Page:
Fresh fruit is another great way to add living foods to your diet. Nothing is faster (or better for you) than a simple breakfast of fresh fruit. Whether oranges, plums or pineapples, fruit provides a healthy dose of needed sugar along with the natural enzymes and vitamins your body needs. This kind of meal is a gentle jump-start to the day, and much more energizing than a heavy, greasy load of hashbrowns, eggs and bacon.
Bonus: If you consistently make a fruit breakfast part of your morning regimen, you may see your caffeine consumption naturally decrease as your living-food vitality increases.
Making a Change
It’s important to take a common-sense approach when shifting your diet toward living foods. To avoid a massive, sudden detox and potential withdrawal symptoms (which could lead to an unhealthy junk-food binge), be sure to wean yourself from your regular diet gradually as you incorporate more live foods into each meal. After a few months of transition time, you can begin to eat entire meals of fresh, living foods.
If you want to make a faster start, consider a mono-diet fast (having only fruits and vegetables for a few days), but be sure to consult a natural-health professional or a good book on the subject first. Live-food fasting is a great way to give your body a chance to detoxify and heal itself, but you’ll have the best success if you are well-informed before you begin.
Carrot or the Stick
Whether you respond more powerfully to the benefit-oriented aspects of the live-foods proposition (health, beauty, vitality!), or the more ominous repercussions of going without them (disease, obesity, death), the argument for live foods is a pretty straightforward one.
Fad diets and wonder supplements aside, eating plenty of fresh, live foods is the most reliable way to permanently reduce fat while achieving robust health. So ultimately, what your mother told you about an apple a day keeping the doctor away is probably pretty well-founded. Just to be on the safe side, though, better make that an apple, a carrot, a beet, and a giant green salad.
Surviving the Stomach
For years, health experts have argued about whether or not the acidic PH of the stomach summarily destroys live food enzymes. Some scientists have insisted that stomach acid kills most enzymes on contact, thereby rendering useless the considerable efforts raw food eaters take in preserving and consuming them.
However, research by Viktorus Kulvinskas, a leading expert on raw foods and enzyme nutrition, suggests that stomach acid does not in fact kill, but rather temporarily deactivates most food enzymes. According to Kulvinskas, the enzymes are then reactivated in the more alkaline small intestine.
Raw Intelligence of Half-Baked Idea?
Raw foodism (eating raw, living foods exclusively) is a trend that is gaining popularity with all kinds of people, from small-town gardeners to Hollywood celebrities like Mel Gibson and Nick Nolte. For most of us, committing to a diet of all raw foods still seems pretty extreme. Who wants to totally give up grilled foods, our favorite pasta dishes or the occasional order of fries? Plus, some nutritionists insist that many foods are actually better assimilated by the body in cooked form.
Regardless of whom you want to believe, though, there’s no doubt most of us could stand to weed out a lot of processed, packaged foods and replace them with fresher, more wholesome options.
Do a Live-Foods Inventory
You won’t eat live foods if you don’t have them around the house. So what’s in your kitchen, and where is it living? How much live food do you really have on hand?
- On the Shelf: If most of your food lives on a shelf or in the cupboard, it probably isn’t live food at all. Almost any food that can survive unrefrigerated for more than a few days is likely canned, boxed, cooked, dehydrated, vacuum packed, ultrapasteurized or otherwise processed (which is to say, it is largely dead). There’s nothing wrong with having some dry staples and gently processed foods in your house, of course, but if less healthy shelf-dwellers like chips and crackers constitute the bulk of your available nourishment, watch out.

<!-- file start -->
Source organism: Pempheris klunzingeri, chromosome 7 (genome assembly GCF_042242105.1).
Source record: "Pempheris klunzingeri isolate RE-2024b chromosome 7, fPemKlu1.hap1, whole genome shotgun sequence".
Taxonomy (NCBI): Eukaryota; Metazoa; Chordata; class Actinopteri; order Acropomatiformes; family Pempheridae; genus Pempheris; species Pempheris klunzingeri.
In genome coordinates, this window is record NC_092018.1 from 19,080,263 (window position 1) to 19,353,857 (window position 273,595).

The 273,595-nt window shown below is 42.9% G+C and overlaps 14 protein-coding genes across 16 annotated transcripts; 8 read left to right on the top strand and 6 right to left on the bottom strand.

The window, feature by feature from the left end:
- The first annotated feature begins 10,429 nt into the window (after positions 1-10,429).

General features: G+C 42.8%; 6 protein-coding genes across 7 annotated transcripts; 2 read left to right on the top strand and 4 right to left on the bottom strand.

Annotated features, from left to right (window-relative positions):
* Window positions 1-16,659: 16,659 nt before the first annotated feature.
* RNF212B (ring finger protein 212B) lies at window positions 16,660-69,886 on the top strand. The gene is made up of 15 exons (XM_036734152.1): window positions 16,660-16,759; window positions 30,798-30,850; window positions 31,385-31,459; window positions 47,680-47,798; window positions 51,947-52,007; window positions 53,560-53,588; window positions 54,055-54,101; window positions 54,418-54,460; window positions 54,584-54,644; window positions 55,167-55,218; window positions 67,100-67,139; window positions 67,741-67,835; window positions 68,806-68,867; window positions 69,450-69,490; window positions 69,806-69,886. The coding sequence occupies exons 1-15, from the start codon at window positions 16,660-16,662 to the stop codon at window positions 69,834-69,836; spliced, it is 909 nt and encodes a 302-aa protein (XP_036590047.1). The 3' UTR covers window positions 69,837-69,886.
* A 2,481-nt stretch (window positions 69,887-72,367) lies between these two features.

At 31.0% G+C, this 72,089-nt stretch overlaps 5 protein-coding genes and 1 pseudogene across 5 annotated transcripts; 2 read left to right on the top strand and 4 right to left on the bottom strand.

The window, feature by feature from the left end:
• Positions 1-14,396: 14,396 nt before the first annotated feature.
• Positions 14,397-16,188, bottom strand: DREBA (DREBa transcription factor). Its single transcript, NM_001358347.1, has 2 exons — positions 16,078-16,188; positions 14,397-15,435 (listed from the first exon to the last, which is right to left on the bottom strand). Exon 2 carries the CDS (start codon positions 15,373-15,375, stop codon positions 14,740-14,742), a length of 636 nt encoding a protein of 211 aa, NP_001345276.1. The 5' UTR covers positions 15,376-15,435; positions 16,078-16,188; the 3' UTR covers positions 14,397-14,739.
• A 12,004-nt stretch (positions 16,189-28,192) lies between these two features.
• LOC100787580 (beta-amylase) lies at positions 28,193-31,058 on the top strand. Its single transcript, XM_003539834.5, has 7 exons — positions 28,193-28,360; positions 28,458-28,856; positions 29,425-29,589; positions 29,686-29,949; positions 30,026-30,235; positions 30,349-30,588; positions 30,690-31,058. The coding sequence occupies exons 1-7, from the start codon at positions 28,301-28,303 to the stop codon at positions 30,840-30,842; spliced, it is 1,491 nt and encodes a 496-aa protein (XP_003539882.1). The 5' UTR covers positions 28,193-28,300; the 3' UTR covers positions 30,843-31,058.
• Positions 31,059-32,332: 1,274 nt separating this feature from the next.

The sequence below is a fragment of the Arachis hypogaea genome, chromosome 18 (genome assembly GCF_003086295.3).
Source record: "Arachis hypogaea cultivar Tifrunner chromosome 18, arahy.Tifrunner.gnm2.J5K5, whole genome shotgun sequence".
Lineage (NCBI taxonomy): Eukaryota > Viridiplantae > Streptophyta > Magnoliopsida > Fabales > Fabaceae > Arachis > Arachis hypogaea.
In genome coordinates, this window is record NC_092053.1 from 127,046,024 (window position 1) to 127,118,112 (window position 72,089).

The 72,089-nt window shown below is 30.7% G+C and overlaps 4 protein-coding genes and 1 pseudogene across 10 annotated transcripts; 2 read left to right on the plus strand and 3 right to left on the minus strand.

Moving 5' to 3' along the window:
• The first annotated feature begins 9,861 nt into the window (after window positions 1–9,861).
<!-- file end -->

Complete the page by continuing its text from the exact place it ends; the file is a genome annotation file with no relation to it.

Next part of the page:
- In the Dark: Some foods that do have a decent shelf-life include potatoes, yams, onions, garlic, squash and other root vegetables, most of which do well unrefrigerated for long periods, as long as they’re kept in a relatively cool, dark place. Of course, most people end up cooking these items at some point, and once cooked, they are no longer considered live. Even cooked, though, many of these foods are still quite nutritious, and most can be eaten raw (just check the books in the Resources section for advice and preparation instructions).
- In the Open: In the old days, nearly everyone used to have a tempting fruit bowl right out in plain site. For some reason you don’t see fruit bowls so much anymore. That’s a shame, because most fresh fruits, including peaches, pears and plums (as well as tomatoes and avocados) belong here, not in your refrigerator (at least, not until they are sliced or they’ve reached their peak of ripeness). If you’ve got nothing but a mushy banana or two sitting around on your counter, repent. Keep a bowl of tempting produce where it’s handy to snack on or slice into salads and sandwiches.
- In the Ice Box: Welcome to the fridge — you’ve hit the motherload of live, raw foods. Chilled watermelon, grapes, cherries and apples, crunchy carrots and cucumbers, green leafy vegetables, fresh herbs — if it’s in the refrigerated produce section at the grocery store, it probably belongs in your fridge at home. That goes double for perishable oils, like flaxseed oil and nut butters, as well as sesame and olive oils more commonly found on the shelf.
If you’re eating live and fresh, your fridge should be full of brightly colored produce. If, on the other hand, you open your ice box door and find nothing but condiments, cheese, cold cuts and soft drinks, there’s a good chance you’re diet is in trouble.
Check out the freezer, too. Most experts agree that most kinds of produce, if picked at the peak of ripeness and quickly frozen, offer many of the same benefits of their fresh counterparts. If you can thaw produce and eat it as is, or (as with frozen berries and bananas) blend it into a smoothietype concoction, you can still call it live. Just remember, all bets are off if you have to cook it before you eat it. And if your freezer only contains pizza rolls, tater tots and ice cream, consider a change.